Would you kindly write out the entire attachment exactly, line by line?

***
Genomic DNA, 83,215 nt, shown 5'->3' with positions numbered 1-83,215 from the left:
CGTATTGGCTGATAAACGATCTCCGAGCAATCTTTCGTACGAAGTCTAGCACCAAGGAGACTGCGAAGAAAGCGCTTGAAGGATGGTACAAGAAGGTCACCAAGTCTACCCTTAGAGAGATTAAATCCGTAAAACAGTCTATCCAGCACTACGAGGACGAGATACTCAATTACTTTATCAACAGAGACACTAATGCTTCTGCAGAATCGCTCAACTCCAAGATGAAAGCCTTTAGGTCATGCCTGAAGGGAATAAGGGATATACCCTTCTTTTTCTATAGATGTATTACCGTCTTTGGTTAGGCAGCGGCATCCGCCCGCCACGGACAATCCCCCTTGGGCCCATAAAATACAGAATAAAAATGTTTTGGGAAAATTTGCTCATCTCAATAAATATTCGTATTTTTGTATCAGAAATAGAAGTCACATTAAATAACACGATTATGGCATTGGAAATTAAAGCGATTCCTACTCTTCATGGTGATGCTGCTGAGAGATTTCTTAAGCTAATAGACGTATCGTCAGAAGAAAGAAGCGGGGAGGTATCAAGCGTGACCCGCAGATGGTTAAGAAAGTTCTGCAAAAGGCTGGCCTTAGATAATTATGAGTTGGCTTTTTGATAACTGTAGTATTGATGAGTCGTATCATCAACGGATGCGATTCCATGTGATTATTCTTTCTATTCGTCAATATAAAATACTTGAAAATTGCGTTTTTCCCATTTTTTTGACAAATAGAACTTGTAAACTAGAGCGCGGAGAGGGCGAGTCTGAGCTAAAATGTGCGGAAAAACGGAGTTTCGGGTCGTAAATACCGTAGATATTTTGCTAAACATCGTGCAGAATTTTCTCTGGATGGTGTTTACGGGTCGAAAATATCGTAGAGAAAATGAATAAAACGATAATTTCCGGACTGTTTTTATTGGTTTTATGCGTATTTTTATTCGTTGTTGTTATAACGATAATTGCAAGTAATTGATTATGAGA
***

Genomic DNA, 83,215 nt, shown 5'->3' with positions numbered 1-83,215 from the left:
CGTATTGGCTGATAAACGATCTCCGAGCAATCTTTCGTACGAAGTCTAGCACCAAGGAGACTGCGAAGAAAGCGCTTGAAGGATGGTACAAGAAGGTCACCAAGTCTACCCTTAGAGAGATTAAATCCGTAAAACAGTCTATCCAGCACTACGAGGACGAGATACTCAATTACTTTATCAACAGAGACACTAATGCTTCTGCAGAATCGCTCAACTCCAAGATGAAAGCCTTTAGGTCATGCCTGAAGGGAATAAGGGATATACCCTTCTTTTTCTATAGATGTATTACCGTCTTTGGTTAGGCAGCGGCATCCGCCCGCCACGGACAATCCCCCTTGGGCCCATAAAATACAGAATAAAAATGTTTTGGGAAAATTTGCTCATCTCAATAAATATTCGTATTTTTGTATCAGAAATAGAAGTCACATTAAATAACACGATTATGGCATTGGAAATTAAAGCGATTCCTACTCTTCATGGTGATGCTGCTGAGAGATTTCTTAAGCTAATAGACGTATCGTCAGAAGAAAGAAGCGGGGAGGTATCAAGCGTGACCCGCAGATGGTTAAGAAAGTTCTGCAAAAGGCTGGCCTTAGATAATTATGAGTTGGCTTTTTGATAACTGTAGTATTGATGAGTCGTATCATCAACGGATGCGATTCCATGTGATTATTCTTTCTATTCGTCAATATAAAATACTTGAAAATTGCGTTTTTCCCATTTTTTTGACAAATAGAACTTGTAAACTAGAGCGCGGAGAGGGCGAGTCTGAGCTAAAATGTGCGGAAAAACGGAGTTTCGGGTCGTAAATACCGTAGATATTTTGCTAAACATCGTGCAGAATTTTCTCTGGATGGTGTTTACGGGTCGAAAATATCGTAGAGAAAATGAATAAAACGATAATTTCCGGACTGTTTTTATTGGTTTTATGCGTATTTTTATTCGTTGTTGTTATAACGATAATTGCAAGTAATTGATTATGAGA